How to build a PostHog A/B testing plugin for Bubble

Learn how to build a custom Bubble plugin for A/B testing using PostHog. This guide takes you through the complete process, from setup to capturing events, empowering you to optimize your SaaS product effectively.

How to build a PostHog A/B testing plugin for Bubble
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A/B testing is crucial for making data-driven improvements to your product. While it's complex to execute from scratch, tools like PostHog simplifies the process. Pair that with Bubble, a no-code platform for building SaaS applications, and you've got a powerful combination for both creating and optimizing your product. Today's tutorial will guide you through developing a custom Bubble plugin for A/B testing with PostHog. You have the flexibility to keep it private or further modify and extend it and make it available to the entire Bubble community.
 

What we’ll build

In this tutorial, we'll use PostHog's Node SDK to create server-side actions in Bubble. Our custom plugin will enable you (or your users if you decide to share this) to:
  • Integrate your project's API key.
  • Identify the user variant assigned by PostHog for UI adjustments in Bubble.
  • Record goal-related events for PostHog's analytics and significance calculations.
Prerequisites
To follow this tutorial, you'll need:
Basic familiarity with JavaScript and Bubble's plugin editor is useful for modifications. If you're just here for the step-by-step guide, tune in!

Building the plugin: step by step

Setting up the plugin

Log into Bubble and navigate to the 'Plugins' tab. Click on 'Create a Plugin’ and give our plugin a name.
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You'll land on the 'General Settings' tab. Here, set your plugin's name, URL, and icons. Choose relevant categories for your plugin.
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Move on to 'Shared Technical Settings.' We’re going to create a private key for our project's API key. This will appear in the plugins tab for users to input when installing.
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Creating the capture event action

Setting up general settings and input fields
We’ll start by creating a new action, actions are available in the workflows within our Bubble app. Navigate to the Actions tab and click "Add a New Action.” Name this action "PostHog- capture event"
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Next set the Action type to "Server-side” since we’ll be using the node.js SDK and we’ll keep the category as a generic plugin.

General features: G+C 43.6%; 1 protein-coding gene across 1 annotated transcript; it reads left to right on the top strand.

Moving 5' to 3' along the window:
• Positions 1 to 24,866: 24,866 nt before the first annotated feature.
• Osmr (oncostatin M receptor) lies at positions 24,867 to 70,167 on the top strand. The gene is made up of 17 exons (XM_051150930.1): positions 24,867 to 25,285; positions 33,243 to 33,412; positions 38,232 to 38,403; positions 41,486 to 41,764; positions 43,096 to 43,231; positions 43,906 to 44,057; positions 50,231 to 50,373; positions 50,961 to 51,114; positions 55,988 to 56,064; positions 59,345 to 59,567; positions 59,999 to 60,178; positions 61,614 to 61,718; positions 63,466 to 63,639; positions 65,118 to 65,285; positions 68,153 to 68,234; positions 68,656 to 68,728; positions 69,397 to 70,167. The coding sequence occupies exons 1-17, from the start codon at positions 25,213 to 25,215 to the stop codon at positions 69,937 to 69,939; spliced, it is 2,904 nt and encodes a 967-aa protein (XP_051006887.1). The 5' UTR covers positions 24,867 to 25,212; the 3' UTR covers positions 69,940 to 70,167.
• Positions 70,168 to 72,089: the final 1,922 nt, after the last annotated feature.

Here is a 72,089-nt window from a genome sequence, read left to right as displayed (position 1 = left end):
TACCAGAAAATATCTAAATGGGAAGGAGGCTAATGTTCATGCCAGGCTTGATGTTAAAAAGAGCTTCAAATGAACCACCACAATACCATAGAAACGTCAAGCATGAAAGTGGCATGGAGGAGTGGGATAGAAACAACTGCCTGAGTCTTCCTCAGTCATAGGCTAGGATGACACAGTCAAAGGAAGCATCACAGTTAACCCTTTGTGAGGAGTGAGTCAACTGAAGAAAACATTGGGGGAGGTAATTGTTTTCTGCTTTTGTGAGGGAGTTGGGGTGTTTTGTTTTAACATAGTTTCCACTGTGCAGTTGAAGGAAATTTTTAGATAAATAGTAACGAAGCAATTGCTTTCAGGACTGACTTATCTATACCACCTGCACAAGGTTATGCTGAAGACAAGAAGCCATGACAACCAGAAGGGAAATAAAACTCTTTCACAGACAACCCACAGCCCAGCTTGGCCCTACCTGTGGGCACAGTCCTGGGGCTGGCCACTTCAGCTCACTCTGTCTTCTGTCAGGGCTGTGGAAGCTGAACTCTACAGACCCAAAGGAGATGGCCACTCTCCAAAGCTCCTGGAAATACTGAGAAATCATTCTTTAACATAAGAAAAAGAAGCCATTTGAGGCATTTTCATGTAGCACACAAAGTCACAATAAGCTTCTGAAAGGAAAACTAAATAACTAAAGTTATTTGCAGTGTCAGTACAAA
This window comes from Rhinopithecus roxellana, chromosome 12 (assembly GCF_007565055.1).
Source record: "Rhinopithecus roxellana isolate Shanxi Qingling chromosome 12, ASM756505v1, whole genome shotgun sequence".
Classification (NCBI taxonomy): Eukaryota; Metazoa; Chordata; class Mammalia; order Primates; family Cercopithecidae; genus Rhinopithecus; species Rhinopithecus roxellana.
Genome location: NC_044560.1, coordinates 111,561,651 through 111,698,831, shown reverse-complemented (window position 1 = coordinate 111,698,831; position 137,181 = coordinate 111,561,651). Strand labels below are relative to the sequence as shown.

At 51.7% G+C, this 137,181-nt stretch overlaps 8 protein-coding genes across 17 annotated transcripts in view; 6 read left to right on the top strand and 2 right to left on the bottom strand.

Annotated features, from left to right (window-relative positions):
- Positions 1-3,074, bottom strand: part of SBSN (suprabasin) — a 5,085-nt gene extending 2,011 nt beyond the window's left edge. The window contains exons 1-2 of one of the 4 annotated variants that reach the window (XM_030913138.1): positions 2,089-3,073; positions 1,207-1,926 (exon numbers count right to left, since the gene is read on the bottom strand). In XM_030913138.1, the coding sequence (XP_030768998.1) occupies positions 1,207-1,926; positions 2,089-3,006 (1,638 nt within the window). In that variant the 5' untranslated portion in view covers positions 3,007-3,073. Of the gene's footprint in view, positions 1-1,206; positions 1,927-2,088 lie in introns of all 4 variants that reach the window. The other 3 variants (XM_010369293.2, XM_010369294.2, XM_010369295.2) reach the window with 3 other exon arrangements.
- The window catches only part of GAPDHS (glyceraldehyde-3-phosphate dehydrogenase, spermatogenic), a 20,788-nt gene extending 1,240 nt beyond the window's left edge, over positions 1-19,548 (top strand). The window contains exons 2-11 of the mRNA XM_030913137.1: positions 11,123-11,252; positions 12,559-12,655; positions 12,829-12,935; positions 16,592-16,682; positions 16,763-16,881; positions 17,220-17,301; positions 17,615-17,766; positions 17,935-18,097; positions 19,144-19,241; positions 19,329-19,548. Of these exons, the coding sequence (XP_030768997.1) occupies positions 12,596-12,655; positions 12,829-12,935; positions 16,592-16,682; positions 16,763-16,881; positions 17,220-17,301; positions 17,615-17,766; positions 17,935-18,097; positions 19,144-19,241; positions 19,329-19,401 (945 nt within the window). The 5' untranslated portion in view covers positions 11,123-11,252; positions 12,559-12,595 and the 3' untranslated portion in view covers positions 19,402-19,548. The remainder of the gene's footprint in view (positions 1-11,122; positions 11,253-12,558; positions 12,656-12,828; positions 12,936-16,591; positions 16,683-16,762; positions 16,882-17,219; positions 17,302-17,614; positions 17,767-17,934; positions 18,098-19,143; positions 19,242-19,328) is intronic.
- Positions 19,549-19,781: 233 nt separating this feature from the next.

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Now it's time to define our input fields. Add the following text fields:
  • distinctId: Serves as the unique ID for the user.
  • event: Specify the name of the event you'll capture.
  • featureFlagKey: Taken from your experiment dashboard, this identifies which experiment variant the user is in.
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Finally, include a returned value:
  • variant: This will be returned by our action for use in other parts of your Bubble app.
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Formatting the action and importing PostHog
Now we’ll dive into the action’s code, Bubble automatically provides a shell for an async function, which looks like this:
async function (properties, context){

}
 
 
Next, make sure to check the option that says "This action uses node modules."
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and create a custom package.json for our Node dependencies. Here's what it should contain:
{
  "dependencies": {
    "posthog-node": "latest"   
  }
}
 
Once you add the package.json be sure to build the packages so it’s available in the action
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Now onto our action code. First, we’ll fetch our API keys from Bubble's context object. Any private keys that we’ve defined earlier in the project when setting up the shared keys are made accessible in the context object. Import PostHog using Node.js' require function. This is necessary because Bubble doesn't support ES6 import statements.
async function(properties, context) {
    // Initialize variables and import libraries
    const apiKey = context.keys["Project API key"];
    const { PostHog } = require('posthog-node');


}
 
💡 Pro Tip: If the Node module you’re using doesn’t support ESM syntax, you can find a workaround in this Bubble forum thread.
Adding the PostHog code
Now that our action is set up and we’ve imported our PostHog module, we can add the rest of the PostHog code. First, initialize our PostHog client using our project's API key like so:
async function(properties, context) {
    // Initialize variables and import libraries
    const apiKey = context.keys["Project API key"];
    const { PostHog } = require('posthog-node');

    // Create a new PostHog client
    const client = new PostHog(apiKey, { host: 'https://app.posthog.com' });

    // Remaining code
    ...
}